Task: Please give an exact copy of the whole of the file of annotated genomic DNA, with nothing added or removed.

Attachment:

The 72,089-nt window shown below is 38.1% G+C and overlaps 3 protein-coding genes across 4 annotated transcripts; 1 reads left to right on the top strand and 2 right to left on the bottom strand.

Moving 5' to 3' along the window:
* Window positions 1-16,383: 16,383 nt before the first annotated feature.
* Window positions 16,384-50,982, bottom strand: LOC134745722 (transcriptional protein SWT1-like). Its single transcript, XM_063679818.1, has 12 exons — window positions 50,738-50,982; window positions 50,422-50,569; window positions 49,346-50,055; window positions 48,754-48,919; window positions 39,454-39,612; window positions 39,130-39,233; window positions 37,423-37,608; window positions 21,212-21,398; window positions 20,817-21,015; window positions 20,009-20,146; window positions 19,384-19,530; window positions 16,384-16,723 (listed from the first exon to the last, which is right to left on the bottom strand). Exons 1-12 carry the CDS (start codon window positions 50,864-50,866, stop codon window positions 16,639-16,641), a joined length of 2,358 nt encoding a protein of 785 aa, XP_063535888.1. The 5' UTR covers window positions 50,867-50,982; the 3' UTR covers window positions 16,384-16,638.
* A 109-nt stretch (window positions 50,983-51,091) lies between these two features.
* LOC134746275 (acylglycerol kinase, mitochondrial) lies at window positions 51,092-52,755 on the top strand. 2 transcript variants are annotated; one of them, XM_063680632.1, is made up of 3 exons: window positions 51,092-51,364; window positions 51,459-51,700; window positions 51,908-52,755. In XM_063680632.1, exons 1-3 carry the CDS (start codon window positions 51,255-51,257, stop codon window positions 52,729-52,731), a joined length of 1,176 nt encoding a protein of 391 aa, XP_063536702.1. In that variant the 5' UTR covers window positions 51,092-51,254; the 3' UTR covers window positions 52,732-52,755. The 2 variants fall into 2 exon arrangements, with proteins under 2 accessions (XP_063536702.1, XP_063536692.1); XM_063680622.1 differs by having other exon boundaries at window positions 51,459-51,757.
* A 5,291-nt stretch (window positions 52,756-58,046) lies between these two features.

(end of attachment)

The 72,089-nt window shown below is 38.1% G+C and overlaps 3 protein-coding genes across 4 annotated transcripts; 1 reads left to right on the top strand and 2 right to left on the bottom strand.

Moving 5' to 3' along the window:
* Window positions 1-16,383: 16,383 nt before the first annotated feature.
* Window positions 16,384-50,982, bottom strand: LOC134745722 (transcriptional protein SWT1-like). Its single transcript, XM_063679818.1, has 12 exons — window positions 50,738-50,982; window positions 50,422-50,569; window positions 49,346-50,055; window positions 48,754-48,919; window positions 39,454-39,612; window positions 39,130-39,233; window positions 37,423-37,608; window positions 21,212-21,398; window positions 20,817-21,015; window positions 20,009-20,146; window positions 19,384-19,530; window positions 16,384-16,723 (listed from the first exon to the last, which is right to left on the bottom strand). Exons 1-12 carry the CDS (start codon window positions 50,864-50,866, stop codon window positions 16,639-16,641), a joined length of 2,358 nt encoding a protein of 785 aa, XP_063535888.1. The 5' UTR covers window positions 50,867-50,982; the 3' UTR covers window positions 16,384-16,638.
* A 109-nt stretch (window positions 50,983-51,091) lies between these two features.
* LOC134746275 (acylglycerol kinase, mitochondrial) lies at window positions 51,092-52,755 on the top strand. 2 transcript variants are annotated; one of them, XM_063680632.1, is made up of 3 exons: window positions 51,092-51,364; window positions 51,459-51,700; window positions 51,908-52,755. In XM_063680632.1, exons 1-3 carry the CDS (start codon window positions 51,255-51,257, stop codon window positions 52,729-52,731), a joined length of 1,176 nt encoding a protein of 391 aa, XP_063536702.1. In that variant the 5' UTR covers window positions 51,092-51,254; the 3' UTR covers window positions 52,732-52,755. The 2 variants fall into 2 exon arrangements, with proteins under 2 accessions (XP_063536702.1, XP_063536692.1); XM_063680622.1 differs by having other exon boundaries at window positions 51,459-51,757.
* A 5,291-nt stretch (window positions 52,756-58,046) lies between these two features.